Such Good Work by Johannes Lichtman
Simon & Schuster, 2019; 296 pp
Reviewed by Sarah J. Schlosser
Narratives of addiction are often under a rote formula, but in Johannes Lichtman’s humorous novel Such Good Work we see not only the familiar aspects of addiction but a frank address of the tedium and hopelessness of a life more sober. Lichtman’s protagonist, a professor named Jonas, continuously tries a change of scenery to escape his past of substance abuse, moving from Wilmington, North Carolina to Portland, Oregon and still not escaping his solitude and the temptations his solitude poses. Reaching back into his heritage, he returns to his mother’s birthplace, Sweden, to pursue graduate school and to entrench himself in a culture that he hopes will keep the drugs from him.
Jonas tries at first to distract himself with dating and drinking in the dorm of his university at Lund, and somewhat succeeds at the dating aspect until his German girlfriend tires of waiting for him to be present. Jonas, trying again for change, moves from the university campus in Lund to an apartment in the somewhat neighboring town of Malmo, Sweden, and begins the hard work of finishing his thesis and trying to find his place in a world where he has to fill the days on his own, where “places were interchangeable,” where “Everywhere is the best place ever—and then the worst.” He manages to fill his days with not only the academic aspects of his studies, but the role he takes in welcoming refugees from the Middle East who poured into Europe in 2015. Jonas accepts a job teaching Swedish via English to the refugees waiting in Malmo for permanent placement in Sweden. Jonas learns in the process of befriending and mentoring the refugees that he is not the only person in Sweden trying to push through the nightmares of his past via awkward social interactions and learning how to be emotionally present in the distractions of smartphones. Jonas finds himself starting to heal, only to find that terrorist events in Europe destroy all of the good intentions of him and his fellow mentors, forcing him in a position of showing patience in the face of easy assumptions. Jonas makes mistakes in his journey, mistakes he didn’t even know were a possibility, framing a patience for himself as well. After his thesis is complete, he journeys back to the United States to officiate a wedding, and a former student relates to his fight with addiction, and the refugees’ struggle with culture shock, in telling of her own struggle to learn her job as a airline attendant:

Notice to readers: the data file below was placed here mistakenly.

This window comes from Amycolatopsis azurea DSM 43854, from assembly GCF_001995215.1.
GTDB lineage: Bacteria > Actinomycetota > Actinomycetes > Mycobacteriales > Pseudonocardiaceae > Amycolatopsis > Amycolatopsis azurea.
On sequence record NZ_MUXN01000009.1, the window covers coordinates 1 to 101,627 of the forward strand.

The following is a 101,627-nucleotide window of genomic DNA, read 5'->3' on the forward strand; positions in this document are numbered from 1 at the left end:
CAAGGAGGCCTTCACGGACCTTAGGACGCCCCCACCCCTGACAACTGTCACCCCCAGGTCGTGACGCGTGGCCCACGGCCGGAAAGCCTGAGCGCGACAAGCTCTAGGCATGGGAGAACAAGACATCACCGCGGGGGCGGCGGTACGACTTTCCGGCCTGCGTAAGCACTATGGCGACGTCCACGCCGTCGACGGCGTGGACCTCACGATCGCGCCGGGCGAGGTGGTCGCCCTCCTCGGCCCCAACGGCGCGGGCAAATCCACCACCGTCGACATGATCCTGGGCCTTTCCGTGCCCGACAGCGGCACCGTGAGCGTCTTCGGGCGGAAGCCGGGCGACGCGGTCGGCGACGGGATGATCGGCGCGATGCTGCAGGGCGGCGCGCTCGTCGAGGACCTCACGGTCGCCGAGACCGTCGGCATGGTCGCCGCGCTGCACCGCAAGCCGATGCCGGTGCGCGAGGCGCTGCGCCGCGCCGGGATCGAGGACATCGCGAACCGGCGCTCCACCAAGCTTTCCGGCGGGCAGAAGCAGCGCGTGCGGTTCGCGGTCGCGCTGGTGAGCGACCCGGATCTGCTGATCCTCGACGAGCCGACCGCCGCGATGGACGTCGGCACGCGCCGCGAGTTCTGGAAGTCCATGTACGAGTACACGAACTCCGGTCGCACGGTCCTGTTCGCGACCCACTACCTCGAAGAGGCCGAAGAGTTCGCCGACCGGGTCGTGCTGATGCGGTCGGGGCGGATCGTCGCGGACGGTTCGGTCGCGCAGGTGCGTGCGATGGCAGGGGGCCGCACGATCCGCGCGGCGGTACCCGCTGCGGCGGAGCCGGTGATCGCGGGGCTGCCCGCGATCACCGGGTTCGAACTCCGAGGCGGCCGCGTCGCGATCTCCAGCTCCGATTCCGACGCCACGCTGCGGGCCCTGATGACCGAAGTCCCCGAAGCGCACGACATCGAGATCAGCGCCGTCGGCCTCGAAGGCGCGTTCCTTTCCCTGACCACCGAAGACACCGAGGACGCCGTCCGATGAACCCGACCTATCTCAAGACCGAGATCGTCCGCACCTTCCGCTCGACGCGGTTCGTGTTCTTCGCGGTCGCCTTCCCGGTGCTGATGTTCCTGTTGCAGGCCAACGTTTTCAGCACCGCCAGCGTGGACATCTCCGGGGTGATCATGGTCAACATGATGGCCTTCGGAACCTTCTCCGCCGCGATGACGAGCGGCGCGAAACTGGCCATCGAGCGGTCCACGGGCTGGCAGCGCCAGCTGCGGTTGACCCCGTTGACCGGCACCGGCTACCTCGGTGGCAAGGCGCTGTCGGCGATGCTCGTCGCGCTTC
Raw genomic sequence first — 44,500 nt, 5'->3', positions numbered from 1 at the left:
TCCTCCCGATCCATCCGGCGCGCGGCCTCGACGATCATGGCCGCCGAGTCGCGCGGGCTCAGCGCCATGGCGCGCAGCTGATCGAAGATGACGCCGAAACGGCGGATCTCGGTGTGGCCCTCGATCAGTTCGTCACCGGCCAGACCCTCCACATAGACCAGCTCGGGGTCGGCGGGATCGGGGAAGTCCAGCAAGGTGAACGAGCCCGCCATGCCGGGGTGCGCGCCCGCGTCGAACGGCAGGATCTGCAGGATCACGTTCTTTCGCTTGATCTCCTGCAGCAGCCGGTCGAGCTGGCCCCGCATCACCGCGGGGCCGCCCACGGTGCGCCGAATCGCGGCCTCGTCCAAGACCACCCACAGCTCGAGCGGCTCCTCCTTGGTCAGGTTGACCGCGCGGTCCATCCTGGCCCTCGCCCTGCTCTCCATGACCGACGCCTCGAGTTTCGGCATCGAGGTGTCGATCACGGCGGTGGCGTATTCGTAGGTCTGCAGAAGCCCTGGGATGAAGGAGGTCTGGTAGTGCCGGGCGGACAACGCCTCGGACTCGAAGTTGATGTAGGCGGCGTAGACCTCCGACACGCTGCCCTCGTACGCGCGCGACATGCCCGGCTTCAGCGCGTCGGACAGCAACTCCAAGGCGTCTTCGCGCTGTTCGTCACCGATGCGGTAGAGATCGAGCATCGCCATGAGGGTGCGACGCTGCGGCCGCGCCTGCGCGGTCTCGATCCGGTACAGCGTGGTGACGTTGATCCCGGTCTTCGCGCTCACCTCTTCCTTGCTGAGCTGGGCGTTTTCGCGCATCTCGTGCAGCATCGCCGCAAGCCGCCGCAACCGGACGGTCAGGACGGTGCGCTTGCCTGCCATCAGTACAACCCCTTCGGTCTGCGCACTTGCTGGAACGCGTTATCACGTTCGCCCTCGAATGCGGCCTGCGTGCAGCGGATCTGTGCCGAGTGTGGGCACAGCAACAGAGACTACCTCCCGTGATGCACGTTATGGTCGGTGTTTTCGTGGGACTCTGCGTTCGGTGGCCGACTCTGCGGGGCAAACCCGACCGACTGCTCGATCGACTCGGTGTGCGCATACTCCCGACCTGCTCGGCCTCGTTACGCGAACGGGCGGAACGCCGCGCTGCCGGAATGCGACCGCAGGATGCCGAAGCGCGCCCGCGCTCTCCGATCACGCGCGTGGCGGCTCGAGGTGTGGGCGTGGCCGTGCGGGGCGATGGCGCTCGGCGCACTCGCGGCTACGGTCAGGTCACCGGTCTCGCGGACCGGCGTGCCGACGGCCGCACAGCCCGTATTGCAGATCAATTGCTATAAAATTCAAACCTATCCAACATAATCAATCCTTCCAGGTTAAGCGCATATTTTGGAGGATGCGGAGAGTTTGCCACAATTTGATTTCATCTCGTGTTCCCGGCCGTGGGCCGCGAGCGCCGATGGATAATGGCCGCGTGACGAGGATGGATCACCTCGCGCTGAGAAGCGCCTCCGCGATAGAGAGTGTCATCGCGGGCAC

My problem was that I was so scared of being wrong. Every flight, a passenger would call me over and ask me a question I didn’t know the answer to. They’d ask me what lake we were flying over or what mountain range, and I’d be so focused on doing my job right that I wouldn’t even remember what flight I was on. Even when I knew the answer, I wouldn’t know the answer . . .
And then, one day, I wasn’t pretending to be a flight attendant anymore. I just was one.
With Jonas’s former student’s confession, Lichtman points, boldly, to the fear of failure that a recovering addict may be fighting to avoid slipping back to, that a Middle Eastern refugee may be trying to avoid conveying in his new home. Lichtman gently places the story on the spot where we are all self-conscious, to the point of paralyzing our own progress, and leaves us with the hope of, if anything else, self-forgiveness.